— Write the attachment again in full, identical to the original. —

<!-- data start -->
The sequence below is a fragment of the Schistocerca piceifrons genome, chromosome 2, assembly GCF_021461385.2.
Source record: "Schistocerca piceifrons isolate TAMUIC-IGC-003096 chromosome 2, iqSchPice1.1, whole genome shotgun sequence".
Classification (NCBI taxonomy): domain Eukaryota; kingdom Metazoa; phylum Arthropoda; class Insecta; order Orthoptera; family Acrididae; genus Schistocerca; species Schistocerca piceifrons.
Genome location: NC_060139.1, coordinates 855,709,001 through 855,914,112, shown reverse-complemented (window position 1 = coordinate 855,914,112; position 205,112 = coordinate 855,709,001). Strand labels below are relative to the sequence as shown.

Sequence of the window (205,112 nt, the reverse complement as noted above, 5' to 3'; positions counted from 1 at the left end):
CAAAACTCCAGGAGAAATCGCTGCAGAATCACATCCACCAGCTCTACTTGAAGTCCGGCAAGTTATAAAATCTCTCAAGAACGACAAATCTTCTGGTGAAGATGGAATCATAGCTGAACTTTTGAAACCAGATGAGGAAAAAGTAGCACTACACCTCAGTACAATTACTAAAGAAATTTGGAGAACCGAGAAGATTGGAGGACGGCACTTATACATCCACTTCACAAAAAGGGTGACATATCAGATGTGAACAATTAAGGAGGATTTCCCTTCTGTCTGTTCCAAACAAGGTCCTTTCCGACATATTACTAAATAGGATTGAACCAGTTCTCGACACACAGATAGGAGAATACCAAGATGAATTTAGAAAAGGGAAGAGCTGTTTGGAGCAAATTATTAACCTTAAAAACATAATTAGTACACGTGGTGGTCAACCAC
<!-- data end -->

The sequence below is a fragment of the Schistocerca piceifrons genome, chromosome 2, assembly GCF_021461385.2.
Source record: "Schistocerca piceifrons isolate TAMUIC-IGC-003096 chromosome 2, iqSchPice1.1, whole genome shotgun sequence".
Classification (NCBI taxonomy): domain Eukaryota; kingdom Metazoa; phylum Arthropoda; class Insecta; order Orthoptera; family Acrididae; genus Schistocerca; species Schistocerca piceifrons.
Genome location: NC_060139.1, coordinates 855,709,001 through 855,914,112, shown reverse-complemented (window position 1 = coordinate 855,914,112; position 205,112 = coordinate 855,709,001). Strand labels below are relative to the sequence as shown.

Sequence of the window (205,112 nt, the reverse complement as noted above, 5' to 3'; positions counted from 1 at the left end):
CAAAACTCCAGGAGAAATCGCTGCAGAATCACATCCACCAGCTCTACTTGAAGTCCGGCAAGTTATAAAATCTCTCAAGAACGACAAATCTTCTGGTGAAGATGGAATCATAGCTGAACTTTTGAAACCAGATGAGGAAAAAGTAGCACTACACCTCAGTACAATTACTAAAGAAATTTGGAGAACCGAGAAGATTGGAGGACGGCACTTATACATCCACTTCACAAAAAGGGTGACATATCAGATGTGAACAATTAAGGAGGATTTCCCTTCTGTCTGTTCCAAACAAGGTCCTTTCCGACATATTACTAAATAGGATTGAACCAGTTCTCGACACACAGATAGGAGAATACCAAGATGAATTTAGAAAAGGGAAGAGCTGTTTGGAGCAAATTATTAACCTTAAAAACATAATTAGTACACGTGGTGGTCAACCAC